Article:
Why should you worry about training your ears to hear musical intervals, chords and scales?
Lend me your ears and I’ll tell you my story. I started playing guitar 18 years ago in Germany, but that story of hard labour and cold winters is for the memoirs. I took a few lessons and my teacher tried to teach me music theory and how it applies to the guitar. Sadly, for him, I already had a taste of playing Beatles songs (he liked German heavy metal which wasn’t quite my forte so we settled on the Beatles and Eric Clapton! I am certainly not that old but that is where our musical appreciation converged). Though I understood the theory, I was hooked on playing recognisable songs. I bought guitar tab books and with practice could soon play my favourite songs. It was challenging, fun and uplifting.
Fast forward all those years later and with the help of more books and the internet, I have improved technically and can now play a range of styles. Here comes the big ‘but’… when it comes to playing a solo, improvising or trying to play something I have just heard on the radio or in my head then it is simply embarrassing. It took me hours just to work out the ‘La La Land’ theme song (City of Stars)! Scratching around on the fretboard to find the right notes was nothing short of frustrating. And I still got it slightly wrong!
Scratching around on the fretboard to find the right notes was nothing short of frustrating. Click to tweet
What do we learn from this tale of horror and Oscar winning musicals? Basically, it doesn’t matter what instrument you play and how many years you have been playing, if you want to excel, really enjoy music and be creative, then you will want to actually hear the music you are listening to, including all the subtleties and complexities. You will then be able to:
If you want to excel, enjoy music and be creative, then you will want to actually hear the music. Click to tweet
So that is my answer to why ear training is important and the cornerstone of musical learning. However, that leads me to my next question...
Why had I, after playing guitar for so long, not been able to pick up the ability to recognise even the basics of intervals?
It suddenly hit me that learning from books and the internet had meant that I had almost completely bypassed the core skill of music – listening. I could not recognise melodies (or the intervals that make up those melodies) as at no point did I have to use my ears to really listen. From people I have talked to, who either were self-taught, had poor teaching or got bored with musical theory, I am not alone.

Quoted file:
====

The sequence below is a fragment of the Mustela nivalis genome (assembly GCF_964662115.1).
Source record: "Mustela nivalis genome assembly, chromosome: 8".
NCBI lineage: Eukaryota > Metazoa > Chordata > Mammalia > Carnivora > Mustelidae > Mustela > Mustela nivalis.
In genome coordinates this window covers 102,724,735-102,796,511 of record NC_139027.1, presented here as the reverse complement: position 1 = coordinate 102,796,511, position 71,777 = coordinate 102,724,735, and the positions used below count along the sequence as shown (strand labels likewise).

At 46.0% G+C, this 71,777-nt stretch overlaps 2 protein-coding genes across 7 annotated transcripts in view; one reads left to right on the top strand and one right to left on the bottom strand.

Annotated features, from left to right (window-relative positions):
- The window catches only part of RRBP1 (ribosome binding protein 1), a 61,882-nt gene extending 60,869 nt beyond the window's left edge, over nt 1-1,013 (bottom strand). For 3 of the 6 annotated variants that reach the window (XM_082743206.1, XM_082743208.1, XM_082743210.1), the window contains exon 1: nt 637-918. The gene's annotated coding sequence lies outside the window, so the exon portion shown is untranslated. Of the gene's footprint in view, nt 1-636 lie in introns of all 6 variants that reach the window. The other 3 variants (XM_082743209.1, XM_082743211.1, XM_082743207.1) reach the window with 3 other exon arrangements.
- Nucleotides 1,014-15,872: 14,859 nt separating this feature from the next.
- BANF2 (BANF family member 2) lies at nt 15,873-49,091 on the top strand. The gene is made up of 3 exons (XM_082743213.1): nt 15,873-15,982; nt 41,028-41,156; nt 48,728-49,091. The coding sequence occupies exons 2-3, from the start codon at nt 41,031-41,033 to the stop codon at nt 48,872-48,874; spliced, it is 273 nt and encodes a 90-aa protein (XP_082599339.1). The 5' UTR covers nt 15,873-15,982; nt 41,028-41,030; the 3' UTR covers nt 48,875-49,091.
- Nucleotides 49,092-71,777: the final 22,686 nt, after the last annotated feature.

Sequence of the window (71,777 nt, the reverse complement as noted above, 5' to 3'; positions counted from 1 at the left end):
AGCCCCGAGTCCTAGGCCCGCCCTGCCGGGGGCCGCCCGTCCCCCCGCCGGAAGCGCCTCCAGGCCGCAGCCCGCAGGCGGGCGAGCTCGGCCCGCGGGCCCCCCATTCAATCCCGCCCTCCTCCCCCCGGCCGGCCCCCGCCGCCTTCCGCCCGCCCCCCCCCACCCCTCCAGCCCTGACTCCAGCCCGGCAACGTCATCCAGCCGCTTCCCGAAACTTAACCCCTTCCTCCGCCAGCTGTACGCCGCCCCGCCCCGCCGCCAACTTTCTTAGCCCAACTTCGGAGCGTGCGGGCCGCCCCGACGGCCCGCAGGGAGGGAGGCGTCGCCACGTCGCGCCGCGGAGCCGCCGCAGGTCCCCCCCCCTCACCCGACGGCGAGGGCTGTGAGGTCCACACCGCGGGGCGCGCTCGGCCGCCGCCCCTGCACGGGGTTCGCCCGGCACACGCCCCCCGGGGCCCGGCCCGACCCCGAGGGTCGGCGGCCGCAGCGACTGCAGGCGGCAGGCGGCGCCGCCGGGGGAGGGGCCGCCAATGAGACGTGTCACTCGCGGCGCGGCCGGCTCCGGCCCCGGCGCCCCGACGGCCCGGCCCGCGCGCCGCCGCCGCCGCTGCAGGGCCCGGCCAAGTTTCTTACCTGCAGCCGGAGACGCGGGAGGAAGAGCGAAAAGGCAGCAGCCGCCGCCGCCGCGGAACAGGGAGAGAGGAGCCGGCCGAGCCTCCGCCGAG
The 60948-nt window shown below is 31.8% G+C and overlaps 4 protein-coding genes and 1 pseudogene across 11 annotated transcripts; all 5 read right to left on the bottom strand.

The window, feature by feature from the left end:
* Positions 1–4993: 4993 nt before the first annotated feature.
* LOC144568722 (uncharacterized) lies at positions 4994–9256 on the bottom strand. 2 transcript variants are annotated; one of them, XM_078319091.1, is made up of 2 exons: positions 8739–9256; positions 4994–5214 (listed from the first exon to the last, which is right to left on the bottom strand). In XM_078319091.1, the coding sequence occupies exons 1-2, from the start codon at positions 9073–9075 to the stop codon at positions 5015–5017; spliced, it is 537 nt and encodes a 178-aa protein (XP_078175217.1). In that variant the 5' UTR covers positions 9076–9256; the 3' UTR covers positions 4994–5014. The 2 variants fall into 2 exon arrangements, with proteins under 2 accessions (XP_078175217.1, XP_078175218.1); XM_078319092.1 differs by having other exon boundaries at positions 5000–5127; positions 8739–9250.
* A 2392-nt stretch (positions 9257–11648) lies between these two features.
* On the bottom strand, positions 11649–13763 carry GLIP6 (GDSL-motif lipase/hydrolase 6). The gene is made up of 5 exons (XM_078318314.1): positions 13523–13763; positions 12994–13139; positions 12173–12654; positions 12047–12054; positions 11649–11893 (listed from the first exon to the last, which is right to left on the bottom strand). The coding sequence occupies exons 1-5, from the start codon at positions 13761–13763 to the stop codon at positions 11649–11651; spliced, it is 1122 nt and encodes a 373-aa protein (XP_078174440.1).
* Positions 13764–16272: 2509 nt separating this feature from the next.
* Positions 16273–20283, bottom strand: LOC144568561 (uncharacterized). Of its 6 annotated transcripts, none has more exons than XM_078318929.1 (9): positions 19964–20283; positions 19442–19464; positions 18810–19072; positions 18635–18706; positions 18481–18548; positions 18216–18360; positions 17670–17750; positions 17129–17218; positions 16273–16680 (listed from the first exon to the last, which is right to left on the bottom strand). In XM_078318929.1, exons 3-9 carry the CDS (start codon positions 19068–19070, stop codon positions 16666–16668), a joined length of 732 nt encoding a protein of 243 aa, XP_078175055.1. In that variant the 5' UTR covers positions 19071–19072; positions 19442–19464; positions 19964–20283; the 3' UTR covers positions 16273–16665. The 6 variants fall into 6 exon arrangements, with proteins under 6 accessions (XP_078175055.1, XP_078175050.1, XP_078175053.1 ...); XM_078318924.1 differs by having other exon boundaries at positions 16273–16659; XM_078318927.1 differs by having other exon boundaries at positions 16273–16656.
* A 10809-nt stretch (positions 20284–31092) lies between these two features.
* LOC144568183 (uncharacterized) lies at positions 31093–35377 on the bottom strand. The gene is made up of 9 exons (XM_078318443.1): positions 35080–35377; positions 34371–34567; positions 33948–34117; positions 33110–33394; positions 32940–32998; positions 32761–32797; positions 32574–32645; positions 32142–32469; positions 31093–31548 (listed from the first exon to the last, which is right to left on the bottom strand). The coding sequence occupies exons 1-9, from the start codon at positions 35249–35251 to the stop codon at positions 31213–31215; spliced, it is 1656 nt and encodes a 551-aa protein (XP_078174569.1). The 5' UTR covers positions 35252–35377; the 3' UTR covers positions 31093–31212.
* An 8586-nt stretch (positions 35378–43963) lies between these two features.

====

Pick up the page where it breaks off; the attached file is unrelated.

To work out what was missing, let’s take a look into the fantastical world of the brain for a second. I will try and keep it simple, mainly so not to embarrass myself. Amazingly, sound and music does not exist outside of your brain. Before we go down some dark rabbit hole filled with trees falling in woods, let me explain further. Your ear through various mechanisms converts vibrating air molecules of different frequencies into electrical impulses which excite fibres of the auditory nerve. Each nerve fibre carries a different frequency to the area of the brain called the auditory cortex. Here we enter the world of the brain and the firing of neurons. Neurons are the means by which data flows in your brain. Information is therefore encoded in your brain by the configuration of neurons. Different frequencies fire different neurons which then, using various brain centres, references them to previously stored configurations of neurons. The interpretation of music, including pitch, timbre, amplitude etc., is all linked to the constant referencing of the input stimuli to historical configuration of neurons.
It is a complex topic and, if people want, we will cover it more in depth in another blog post. Essentially if you want to get better at recognising musical intervals (relative difference in frequencies) then you have to build up the unique configuration of neurons to act as reference points. Like in forming any new habit this is usually achieved through repetition. Interestingly, Vibes is looking to help this process by creating more associations in your brain and therefore reducing the need for a high repetition learning.
To get better at recognising intervals, you have to build up the unique configuration of neurons. Click to tweet
Therefore, if, like me, you have learned from books without engaging your ears, then your brain has never had the chance to create the relevant configuration of neurons.
With a bit of understanding of how the brain works, you can hopefully see with dedication, you can gain the skill of ‘ear training’ and start on the road to be able to play that killer solo. Currently it requires study and hard work to allow your brain to recognise musical intervals, chords and scales. Our aim at Vibes is to reduce the time it takes you to learn and enhance the brain’s ability to process music. No tall order but we think it is possible.
I hope you enjoyed this first blog. If you have any comments then please let me know. Remember it's my first ever blog! Thanks